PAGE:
Supporting Students Sheltering in Place
Cal State East Bay's Presidential Pioneers Emergency fund offers financial help to students with critical needs
As the world has changed in the past several weeks because of COVID-19, so have the needs of Cal State East Bay students. In response, the university has taken a look at how it can help students navigate the challenges they may now face because of layoffs, remote classes and other emergency needs.
While the university's physical food pantry sites have temporarily closed, Pioneers for H.O.P.E. Program Coordinator Darice Ingram, said the program is fielding more calls than ever before for support. One student may need help making rent after losing shifts at work, another may inquire about food, while others may need help paying for an internet connection at home so they can continue learning remotely. Money to meet these needs is provided through the Presidential Pioneers Emergency fund.
The fund was initially created to help students who experienced "unplanned emergencies" that would hinder graduation. It provided them a one-time grant of up to $1,500 for situations such as unexpected medical bills, a stolen laptop, or lost wages due to a layoff.
"This fund is tremendous," Ingram said. "It means we can get support out to the students who need it the most ASAP."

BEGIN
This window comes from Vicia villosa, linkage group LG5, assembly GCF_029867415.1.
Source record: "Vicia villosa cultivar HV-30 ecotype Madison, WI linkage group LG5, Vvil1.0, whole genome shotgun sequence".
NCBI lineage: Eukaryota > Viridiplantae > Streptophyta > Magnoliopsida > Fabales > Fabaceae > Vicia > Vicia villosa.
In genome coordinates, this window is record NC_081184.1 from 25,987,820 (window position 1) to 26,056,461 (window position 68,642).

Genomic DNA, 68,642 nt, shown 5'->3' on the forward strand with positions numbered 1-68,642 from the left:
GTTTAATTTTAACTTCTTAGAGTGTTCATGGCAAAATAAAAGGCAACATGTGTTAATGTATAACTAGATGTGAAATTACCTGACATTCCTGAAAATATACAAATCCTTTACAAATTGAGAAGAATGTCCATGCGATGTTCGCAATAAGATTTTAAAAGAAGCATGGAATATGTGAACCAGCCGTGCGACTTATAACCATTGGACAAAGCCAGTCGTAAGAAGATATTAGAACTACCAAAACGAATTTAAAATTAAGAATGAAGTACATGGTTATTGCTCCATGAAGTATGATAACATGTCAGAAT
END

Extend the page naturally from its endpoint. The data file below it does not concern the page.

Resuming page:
Ingram said for students needing food, she will recommend they visit local food pantries, or she can connect them with meal swipes for the university's Dining Commons, which remains open for students still living at the residence halls. But sometimes students don't have a way to make it to campus easily or their county's food pantry, so the H.O.P.E program is considering how they can pivot the emergency fund to support those students during the current crisis.
Many students who were working in the service industries have lost hours, and others, who may have made ends meet working for gig companies such as Uber and Lyft can no longer drive because of immunocompromised family members at home or different responsibilities they didn't have before the pandemic began.